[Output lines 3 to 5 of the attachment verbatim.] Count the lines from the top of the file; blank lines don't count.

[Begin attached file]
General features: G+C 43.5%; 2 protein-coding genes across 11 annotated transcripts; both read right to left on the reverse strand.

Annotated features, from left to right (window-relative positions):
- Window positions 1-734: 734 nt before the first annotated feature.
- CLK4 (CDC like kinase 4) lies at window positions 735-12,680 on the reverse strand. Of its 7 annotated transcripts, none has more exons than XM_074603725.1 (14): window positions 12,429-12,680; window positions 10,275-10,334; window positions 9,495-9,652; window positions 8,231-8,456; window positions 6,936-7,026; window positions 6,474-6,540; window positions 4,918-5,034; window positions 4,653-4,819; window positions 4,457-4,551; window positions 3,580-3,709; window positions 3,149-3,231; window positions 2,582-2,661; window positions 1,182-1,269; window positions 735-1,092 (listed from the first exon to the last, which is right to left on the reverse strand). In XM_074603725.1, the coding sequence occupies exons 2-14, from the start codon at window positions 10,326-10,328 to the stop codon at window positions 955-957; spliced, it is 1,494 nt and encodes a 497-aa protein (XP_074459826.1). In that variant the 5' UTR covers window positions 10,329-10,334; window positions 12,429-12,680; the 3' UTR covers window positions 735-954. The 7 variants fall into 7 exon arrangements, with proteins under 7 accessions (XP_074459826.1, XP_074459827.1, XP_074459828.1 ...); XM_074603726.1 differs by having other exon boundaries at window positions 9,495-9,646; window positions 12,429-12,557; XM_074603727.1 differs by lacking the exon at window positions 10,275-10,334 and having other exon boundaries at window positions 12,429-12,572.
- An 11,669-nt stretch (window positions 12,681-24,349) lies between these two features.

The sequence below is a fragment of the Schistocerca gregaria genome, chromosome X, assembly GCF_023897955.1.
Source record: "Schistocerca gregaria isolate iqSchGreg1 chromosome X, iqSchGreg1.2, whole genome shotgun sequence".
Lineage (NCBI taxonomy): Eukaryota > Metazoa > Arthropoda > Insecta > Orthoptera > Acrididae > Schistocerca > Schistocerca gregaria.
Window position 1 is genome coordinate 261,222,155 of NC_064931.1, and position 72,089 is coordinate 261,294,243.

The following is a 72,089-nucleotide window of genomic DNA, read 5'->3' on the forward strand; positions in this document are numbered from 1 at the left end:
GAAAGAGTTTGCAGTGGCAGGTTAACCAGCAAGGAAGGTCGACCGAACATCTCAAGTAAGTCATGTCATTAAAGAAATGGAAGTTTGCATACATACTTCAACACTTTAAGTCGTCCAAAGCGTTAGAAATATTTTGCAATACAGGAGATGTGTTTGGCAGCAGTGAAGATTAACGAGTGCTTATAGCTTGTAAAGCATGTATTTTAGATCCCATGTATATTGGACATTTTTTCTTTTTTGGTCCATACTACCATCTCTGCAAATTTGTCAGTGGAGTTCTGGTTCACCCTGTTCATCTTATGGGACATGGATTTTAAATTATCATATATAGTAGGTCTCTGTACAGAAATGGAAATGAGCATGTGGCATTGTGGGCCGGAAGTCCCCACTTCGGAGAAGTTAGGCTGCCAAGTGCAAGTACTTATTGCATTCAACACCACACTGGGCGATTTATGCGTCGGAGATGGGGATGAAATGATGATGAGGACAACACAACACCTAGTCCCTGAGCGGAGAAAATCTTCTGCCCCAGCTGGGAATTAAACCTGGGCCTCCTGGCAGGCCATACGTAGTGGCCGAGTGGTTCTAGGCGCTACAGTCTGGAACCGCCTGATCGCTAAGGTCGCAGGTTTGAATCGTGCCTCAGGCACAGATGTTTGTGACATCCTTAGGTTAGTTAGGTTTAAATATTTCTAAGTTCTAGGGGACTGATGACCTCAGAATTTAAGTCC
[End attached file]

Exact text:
- Window positions 1-734: 734 nt before the first annotated feature.
- CLK4 (CDC like kinase 4) lies at window positions 735-12,680 on the reverse strand. Of its 7 annotated transcripts, none has more exons than XM_074603725.1 (14): window positions 12,429-12,680; window positions 10,275-10,334; window positions 9,495-9,652; window positions 8,231-8,456; window positions 6,936-7,026; window positions 6,474-6,540; window positions 4,918-5,034; window positions 4,653-4,819; window positions 4,457-4,551; window positions 3,580-3,709; window positions 3,149-3,231; window positions 2,582-2,661; window positions 1,182-1,269; window positions 735-1,092 (listed from the first exon to the last, which is right to left on the reverse strand). In XM_074603725.1, the coding sequence occupies exons 2-14, from the start codon at window positions 10,326-10,328 to the stop codon at window positions 955-957; spliced, it is 1,494 nt and encodes a 497-aa protein (XP_074459826.1). In that variant the 5' UTR covers window positions 10,329-10,334; window positions 12,429-12,680; the 3' UTR covers window positions 735-954. The 7 variants fall into 7 exon arrangements, with proteins under 7 accessions (XP_074459826.1, XP_074459827.1, XP_074459828.1 ...); XM_074603726.1 differs by having other exon boundaries at window positions 9,495-9,646; window positions 12,429-12,557; XM_074603727.1 differs by lacking the exon at window positions 10,275-10,334 and having other exon boundaries at window positions 12,429-12,572.
- An 11,669-nt stretch (window positions 12,681-24,349) lies between these two features.